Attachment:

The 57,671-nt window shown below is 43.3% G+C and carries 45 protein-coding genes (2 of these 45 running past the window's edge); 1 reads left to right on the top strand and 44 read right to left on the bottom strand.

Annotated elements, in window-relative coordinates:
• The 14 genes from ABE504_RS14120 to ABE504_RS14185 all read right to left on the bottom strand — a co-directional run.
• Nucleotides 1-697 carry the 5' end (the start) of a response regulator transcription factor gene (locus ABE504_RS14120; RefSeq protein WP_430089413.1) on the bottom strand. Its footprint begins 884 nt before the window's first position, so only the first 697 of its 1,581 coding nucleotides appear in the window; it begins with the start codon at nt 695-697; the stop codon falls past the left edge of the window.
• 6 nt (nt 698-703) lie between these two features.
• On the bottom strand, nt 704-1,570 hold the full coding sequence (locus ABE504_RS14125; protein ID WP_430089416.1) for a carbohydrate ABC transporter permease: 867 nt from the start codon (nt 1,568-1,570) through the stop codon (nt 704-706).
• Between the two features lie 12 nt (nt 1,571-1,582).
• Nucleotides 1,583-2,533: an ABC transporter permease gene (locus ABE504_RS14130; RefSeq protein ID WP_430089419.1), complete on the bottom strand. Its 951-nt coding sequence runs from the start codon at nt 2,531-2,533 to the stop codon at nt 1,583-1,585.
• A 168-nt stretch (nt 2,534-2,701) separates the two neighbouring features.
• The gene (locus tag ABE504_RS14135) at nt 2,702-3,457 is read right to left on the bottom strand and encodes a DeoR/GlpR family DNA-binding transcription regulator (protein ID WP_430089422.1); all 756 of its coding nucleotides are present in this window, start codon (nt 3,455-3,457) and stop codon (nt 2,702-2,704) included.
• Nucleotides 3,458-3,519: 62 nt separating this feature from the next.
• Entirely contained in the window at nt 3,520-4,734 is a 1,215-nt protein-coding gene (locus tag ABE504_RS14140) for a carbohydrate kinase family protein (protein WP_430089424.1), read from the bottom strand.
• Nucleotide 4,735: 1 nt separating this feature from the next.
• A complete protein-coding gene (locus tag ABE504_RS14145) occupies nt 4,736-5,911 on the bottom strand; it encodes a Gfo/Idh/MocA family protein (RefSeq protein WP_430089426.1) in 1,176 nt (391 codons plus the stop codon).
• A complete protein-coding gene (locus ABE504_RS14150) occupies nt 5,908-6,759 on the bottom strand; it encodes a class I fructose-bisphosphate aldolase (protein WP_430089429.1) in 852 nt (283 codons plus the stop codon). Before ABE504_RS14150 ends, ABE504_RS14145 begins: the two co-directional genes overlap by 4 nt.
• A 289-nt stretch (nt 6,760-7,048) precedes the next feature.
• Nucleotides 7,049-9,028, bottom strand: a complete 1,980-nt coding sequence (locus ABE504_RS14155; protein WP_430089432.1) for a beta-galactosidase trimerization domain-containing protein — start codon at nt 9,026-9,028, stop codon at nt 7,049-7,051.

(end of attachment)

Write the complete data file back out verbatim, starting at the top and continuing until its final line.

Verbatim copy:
The 57,671-nt window shown below is 43.3% G+C and carries 45 protein-coding genes (2 of these 45 running past the window's edge); 1 reads left to right on the top strand and 44 read right to left on the bottom strand.

Annotated elements, in window-relative coordinates:
• The 14 genes from ABE504_RS14120 to ABE504_RS14185 all read right to left on the bottom strand — a co-directional run.
• Nucleotides 1-697 carry the 5' end (the start) of a response regulator transcription factor gene (locus ABE504_RS14120; RefSeq protein WP_430089413.1) on the bottom strand. Its footprint begins 884 nt before the window's first position, so only the first 697 of its 1,581 coding nucleotides appear in the window; it begins with the start codon at nt 695-697; the stop codon falls past the left edge of the window.
• 6 nt (nt 698-703) lie between these two features.
• On the bottom strand, nt 704-1,570 hold the full coding sequence (locus ABE504_RS14125; protein ID WP_430089416.1) for a carbohydrate ABC transporter permease: 867 nt from the start codon (nt 1,568-1,570) through the stop codon (nt 704-706).
• Between the two features lie 12 nt (nt 1,571-1,582).
• Nucleotides 1,583-2,533: an ABC transporter permease gene (locus ABE504_RS14130; RefSeq protein ID WP_430089419.1), complete on the bottom strand. Its 951-nt coding sequence runs from the start codon at nt 2,531-2,533 to the stop codon at nt 1,583-1,585.
• A 168-nt stretch (nt 2,534-2,701) separates the two neighbouring features.
• The gene (locus tag ABE504_RS14135) at nt 2,702-3,457 is read right to left on the bottom strand and encodes a DeoR/GlpR family DNA-binding transcription regulator (protein ID WP_430089422.1); all 756 of its coding nucleotides are present in this window, start codon (nt 3,455-3,457) and stop codon (nt 2,702-2,704) included.
• Nucleotides 3,458-3,519: 62 nt separating this feature from the next.
• Entirely contained in the window at nt 3,520-4,734 is a 1,215-nt protein-coding gene (locus tag ABE504_RS14140) for a carbohydrate kinase family protein (protein WP_430089424.1), read from the bottom strand.
• Nucleotide 4,735: 1 nt separating this feature from the next.
• A complete protein-coding gene (locus tag ABE504_RS14145) occupies nt 4,736-5,911 on the bottom strand; it encodes a Gfo/Idh/MocA family protein (RefSeq protein WP_430089426.1) in 1,176 nt (391 codons plus the stop codon).
• A complete protein-coding gene (locus ABE504_RS14150) occupies nt 5,908-6,759 on the bottom strand; it encodes a class I fructose-bisphosphate aldolase (protein WP_430089429.1) in 852 nt (283 codons plus the stop codon). Before ABE504_RS14150 ends, ABE504_RS14145 begins: the two co-directional genes overlap by 4 nt.
• A 289-nt stretch (nt 6,760-7,048) precedes the next feature.
• Nucleotides 7,049-9,028, bottom strand: a complete 1,980-nt coding sequence (locus ABE504_RS14155; protein WP_430089432.1) for a beta-galactosidase trimerization domain-containing protein — start codon at nt 9,026-9,028, stop codon at nt 7,049-7,051.